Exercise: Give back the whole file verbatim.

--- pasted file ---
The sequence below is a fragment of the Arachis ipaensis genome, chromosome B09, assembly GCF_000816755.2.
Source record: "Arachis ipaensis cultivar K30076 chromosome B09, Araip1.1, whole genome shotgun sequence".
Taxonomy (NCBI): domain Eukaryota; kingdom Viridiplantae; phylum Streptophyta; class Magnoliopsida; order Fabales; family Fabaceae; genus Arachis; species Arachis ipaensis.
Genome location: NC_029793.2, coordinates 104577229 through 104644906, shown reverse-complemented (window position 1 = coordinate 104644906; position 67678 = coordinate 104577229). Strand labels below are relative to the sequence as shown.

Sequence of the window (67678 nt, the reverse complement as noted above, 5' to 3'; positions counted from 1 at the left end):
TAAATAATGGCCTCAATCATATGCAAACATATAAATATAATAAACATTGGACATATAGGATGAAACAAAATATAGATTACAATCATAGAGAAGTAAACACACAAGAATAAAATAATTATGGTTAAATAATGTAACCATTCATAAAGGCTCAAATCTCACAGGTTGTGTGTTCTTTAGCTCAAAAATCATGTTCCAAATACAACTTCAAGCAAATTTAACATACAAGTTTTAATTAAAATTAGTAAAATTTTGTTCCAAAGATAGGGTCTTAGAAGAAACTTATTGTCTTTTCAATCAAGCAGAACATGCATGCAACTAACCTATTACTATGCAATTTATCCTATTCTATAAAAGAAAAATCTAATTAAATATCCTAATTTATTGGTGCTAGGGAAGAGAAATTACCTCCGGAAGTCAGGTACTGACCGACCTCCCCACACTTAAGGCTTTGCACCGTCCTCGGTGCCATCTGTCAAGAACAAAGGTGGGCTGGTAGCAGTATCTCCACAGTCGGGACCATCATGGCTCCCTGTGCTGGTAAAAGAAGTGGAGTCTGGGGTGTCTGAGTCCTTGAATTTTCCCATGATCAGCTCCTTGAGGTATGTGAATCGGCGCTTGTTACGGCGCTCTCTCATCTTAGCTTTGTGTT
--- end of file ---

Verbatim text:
The sequence below is a fragment of the Arachis ipaensis genome, chromosome B09, assembly GCF_000816755.2.
Source record: "Arachis ipaensis cultivar K30076 chromosome B09, Araip1.1, whole genome shotgun sequence".
Taxonomy (NCBI): domain Eukaryota; kingdom Viridiplantae; phylum Streptophyta; class Magnoliopsida; order Fabales; family Fabaceae; genus Arachis; species Arachis ipaensis.
Genome location: NC_029793.2, coordinates 104577229 through 104644906, shown reverse-complemented (window position 1 = coordinate 104644906; position 67678 = coordinate 104577229). Strand labels below are relative to the sequence as shown.

Sequence of the window (67678 nt, the reverse complement as noted above, 5' to 3'; positions counted from 1 at the left end):
TAAATAATGGCCTCAATCATATGCAAACATATAAATATAATAAACATTGGACATATAGGATGAAACAAAATATAGATTACAATCATAGAGAAGTAAACACACAAGAATAAAATAATTATGGTTAAATAATGTAACCATTCATAAAGGCTCAAATCTCACAGGTTGTGTGTTCTTTAGCTCAAAAATCATGTTCCAAATACAACTTCAAGCAAATTTAACATACAAGTTTTAATTAAAATTAGTAAAATTTTGTTCCAAAGATAGGGTCTTAGAAGAAACTTATTGTCTTTTCAATCAAGCAGAACATGCATGCAACTAACCTATTACTATGCAATTTATCCTATTCTATAAAAGAAAAATCTAATTAAATATCCTAATTTATTGGTGCTAGGGAAGAGAAATTACCTCCGGAAGTCAGGTACTGACCGACCTCCCCACACTTAAGGCTTTGCACCGTCCTCGGTGCCATCTGTCAAGAACAAAGGTGGGCTGGTAGCAGTATCTCCACAGTCGGGACCATCATGGCTCCCTGTGCTGGTAAAAGAAGTGGAGTCTGGGGTGTCTGAGTCCTTGAATTTTCCCATGATCAGCTCCTTGAGGTATGTGAATCGGCGCTTGTTACGGCGCTCTCTCATCTTAGCTTTGTGTT